If you eat hot dogs and soda on a regular basis, you’re almost certainly spending lots of money on doctor bills. Or you’re about to, as springs start to break loose in your internal box spring.

Your health insurance company is going broke, too. I may buy bulgur and quinoa and collard greens instead of hot dogs and Mountain Dew, but guess what. Mountain Dew ain’t cheap. And neither is a lot of what my reader claims is all America can afford.

Legumes and whole grains, and many vegetables and fruits, are cheap and don’t hurtle you towards cardiovascular disease and cancer and 100 different auto-immune nightmares. Let’s learn how to use them!

Maybe some aren’t ready to hear this. But what you can’t afford is to have your chest and abdomen weigh so much that it’s crushing vital organs so you can’t breathe all night and are exhausted all day. THAT is what you can’t afford. It’s crushing more than lungs. It’s just crushing, period–literally and figuratively.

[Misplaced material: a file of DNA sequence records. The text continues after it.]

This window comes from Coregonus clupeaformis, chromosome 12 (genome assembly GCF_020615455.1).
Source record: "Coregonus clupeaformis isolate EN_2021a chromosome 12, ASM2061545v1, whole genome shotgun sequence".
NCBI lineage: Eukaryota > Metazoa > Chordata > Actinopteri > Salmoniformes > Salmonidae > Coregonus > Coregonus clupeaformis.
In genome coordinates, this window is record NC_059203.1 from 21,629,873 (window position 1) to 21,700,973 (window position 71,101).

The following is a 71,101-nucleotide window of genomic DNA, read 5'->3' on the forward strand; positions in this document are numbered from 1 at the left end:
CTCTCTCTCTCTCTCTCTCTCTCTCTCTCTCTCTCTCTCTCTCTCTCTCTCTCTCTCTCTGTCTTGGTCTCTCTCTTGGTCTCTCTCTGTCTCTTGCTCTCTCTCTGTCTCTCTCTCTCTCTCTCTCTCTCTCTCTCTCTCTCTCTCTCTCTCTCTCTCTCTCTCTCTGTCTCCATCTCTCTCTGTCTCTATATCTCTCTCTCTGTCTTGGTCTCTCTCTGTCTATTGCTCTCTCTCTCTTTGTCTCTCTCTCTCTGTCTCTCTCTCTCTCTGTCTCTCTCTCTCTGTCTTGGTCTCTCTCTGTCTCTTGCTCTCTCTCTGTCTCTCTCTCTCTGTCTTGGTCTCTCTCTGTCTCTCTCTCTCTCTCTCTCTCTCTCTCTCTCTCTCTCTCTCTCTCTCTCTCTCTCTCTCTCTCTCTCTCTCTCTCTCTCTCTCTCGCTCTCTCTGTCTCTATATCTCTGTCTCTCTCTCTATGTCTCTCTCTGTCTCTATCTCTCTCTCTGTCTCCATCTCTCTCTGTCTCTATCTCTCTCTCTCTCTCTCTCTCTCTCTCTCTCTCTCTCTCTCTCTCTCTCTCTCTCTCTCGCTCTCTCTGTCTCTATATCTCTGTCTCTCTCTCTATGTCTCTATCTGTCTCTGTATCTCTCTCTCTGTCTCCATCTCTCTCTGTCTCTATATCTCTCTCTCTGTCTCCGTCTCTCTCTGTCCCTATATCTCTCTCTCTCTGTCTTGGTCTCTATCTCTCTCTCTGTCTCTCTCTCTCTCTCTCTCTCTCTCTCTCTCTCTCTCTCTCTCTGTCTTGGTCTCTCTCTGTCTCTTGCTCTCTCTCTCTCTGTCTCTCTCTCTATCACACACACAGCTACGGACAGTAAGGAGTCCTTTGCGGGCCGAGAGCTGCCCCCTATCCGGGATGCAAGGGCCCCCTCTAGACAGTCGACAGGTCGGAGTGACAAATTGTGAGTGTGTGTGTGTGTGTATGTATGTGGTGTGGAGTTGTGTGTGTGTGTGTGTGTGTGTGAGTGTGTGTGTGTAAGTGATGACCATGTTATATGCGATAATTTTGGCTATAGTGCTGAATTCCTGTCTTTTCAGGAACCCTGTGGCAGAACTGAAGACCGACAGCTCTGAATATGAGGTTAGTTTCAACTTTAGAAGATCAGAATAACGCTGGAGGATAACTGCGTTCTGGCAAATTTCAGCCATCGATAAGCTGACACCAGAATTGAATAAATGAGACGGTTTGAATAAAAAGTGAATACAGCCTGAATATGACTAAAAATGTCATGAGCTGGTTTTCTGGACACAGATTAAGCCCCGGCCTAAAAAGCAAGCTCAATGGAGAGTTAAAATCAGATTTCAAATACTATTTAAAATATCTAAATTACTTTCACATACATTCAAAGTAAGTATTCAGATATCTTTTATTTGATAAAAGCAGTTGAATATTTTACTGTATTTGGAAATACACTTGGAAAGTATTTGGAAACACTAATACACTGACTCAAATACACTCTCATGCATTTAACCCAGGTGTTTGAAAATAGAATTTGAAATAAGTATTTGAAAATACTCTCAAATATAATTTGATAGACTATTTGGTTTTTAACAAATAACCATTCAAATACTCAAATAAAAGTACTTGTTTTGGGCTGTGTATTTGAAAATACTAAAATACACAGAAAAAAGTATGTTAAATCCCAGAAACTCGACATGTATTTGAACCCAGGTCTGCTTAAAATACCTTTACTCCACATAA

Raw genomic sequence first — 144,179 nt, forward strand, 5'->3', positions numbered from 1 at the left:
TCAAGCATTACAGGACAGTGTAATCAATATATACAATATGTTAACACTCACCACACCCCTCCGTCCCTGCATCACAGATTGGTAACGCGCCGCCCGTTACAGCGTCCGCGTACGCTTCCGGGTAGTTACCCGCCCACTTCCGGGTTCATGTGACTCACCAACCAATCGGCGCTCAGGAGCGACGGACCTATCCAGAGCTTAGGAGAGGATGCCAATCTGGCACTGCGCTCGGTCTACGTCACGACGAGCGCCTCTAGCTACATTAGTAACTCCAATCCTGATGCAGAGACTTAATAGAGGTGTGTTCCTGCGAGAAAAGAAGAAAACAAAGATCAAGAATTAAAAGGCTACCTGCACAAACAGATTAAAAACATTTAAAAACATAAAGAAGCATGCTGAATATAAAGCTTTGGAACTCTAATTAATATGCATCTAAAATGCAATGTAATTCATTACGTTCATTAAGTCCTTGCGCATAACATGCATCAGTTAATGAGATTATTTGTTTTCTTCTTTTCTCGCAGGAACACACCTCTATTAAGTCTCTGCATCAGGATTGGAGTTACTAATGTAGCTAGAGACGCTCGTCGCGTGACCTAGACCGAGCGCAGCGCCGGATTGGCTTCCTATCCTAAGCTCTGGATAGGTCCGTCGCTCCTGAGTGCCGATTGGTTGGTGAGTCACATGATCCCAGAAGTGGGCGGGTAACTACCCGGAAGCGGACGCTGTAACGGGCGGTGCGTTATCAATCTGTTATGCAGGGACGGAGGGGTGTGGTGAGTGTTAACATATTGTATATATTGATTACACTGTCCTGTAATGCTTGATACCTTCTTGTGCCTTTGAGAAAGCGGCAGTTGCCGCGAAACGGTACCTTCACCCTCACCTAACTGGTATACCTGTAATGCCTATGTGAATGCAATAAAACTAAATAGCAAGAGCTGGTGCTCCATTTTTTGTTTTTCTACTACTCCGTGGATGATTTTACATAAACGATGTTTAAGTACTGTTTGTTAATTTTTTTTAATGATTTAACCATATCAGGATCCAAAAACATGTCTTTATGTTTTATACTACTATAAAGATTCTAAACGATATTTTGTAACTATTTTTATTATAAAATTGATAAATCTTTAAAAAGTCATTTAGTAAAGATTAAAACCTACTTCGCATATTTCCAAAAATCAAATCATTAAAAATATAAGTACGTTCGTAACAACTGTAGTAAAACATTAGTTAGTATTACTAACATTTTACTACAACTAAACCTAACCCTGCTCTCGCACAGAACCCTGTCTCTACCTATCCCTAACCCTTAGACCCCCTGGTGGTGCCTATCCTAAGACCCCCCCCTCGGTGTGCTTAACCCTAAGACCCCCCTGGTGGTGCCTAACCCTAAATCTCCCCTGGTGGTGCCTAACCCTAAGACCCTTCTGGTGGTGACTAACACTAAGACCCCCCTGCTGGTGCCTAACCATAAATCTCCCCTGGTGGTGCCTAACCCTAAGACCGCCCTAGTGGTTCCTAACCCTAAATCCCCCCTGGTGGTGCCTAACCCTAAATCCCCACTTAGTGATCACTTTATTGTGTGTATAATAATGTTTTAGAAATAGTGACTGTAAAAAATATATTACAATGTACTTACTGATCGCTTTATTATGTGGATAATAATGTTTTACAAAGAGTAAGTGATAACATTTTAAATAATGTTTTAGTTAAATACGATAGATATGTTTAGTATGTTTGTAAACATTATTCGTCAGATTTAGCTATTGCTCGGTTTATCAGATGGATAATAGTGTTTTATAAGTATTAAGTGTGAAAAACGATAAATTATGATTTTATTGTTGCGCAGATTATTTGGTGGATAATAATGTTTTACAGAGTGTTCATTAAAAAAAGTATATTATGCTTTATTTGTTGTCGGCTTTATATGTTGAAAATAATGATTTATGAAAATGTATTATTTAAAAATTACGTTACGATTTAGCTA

It crushes vitality. Hope. Your sex life. (C-pap at night? Your partner loves that. It’s like the scene in the trailer for the recent movie where Tina Fey asks her husband, Steve Carrell, if he’s in the mood, and she then offers to remove her retainer and does so, drool everywhere. Sorry to be blunt, but obesity isn’t pretty in the bedroom, and neither are medical devices, digestive disorders, or immobility.)

Sorry for the tough love. But hot dogs just might be ruining your life.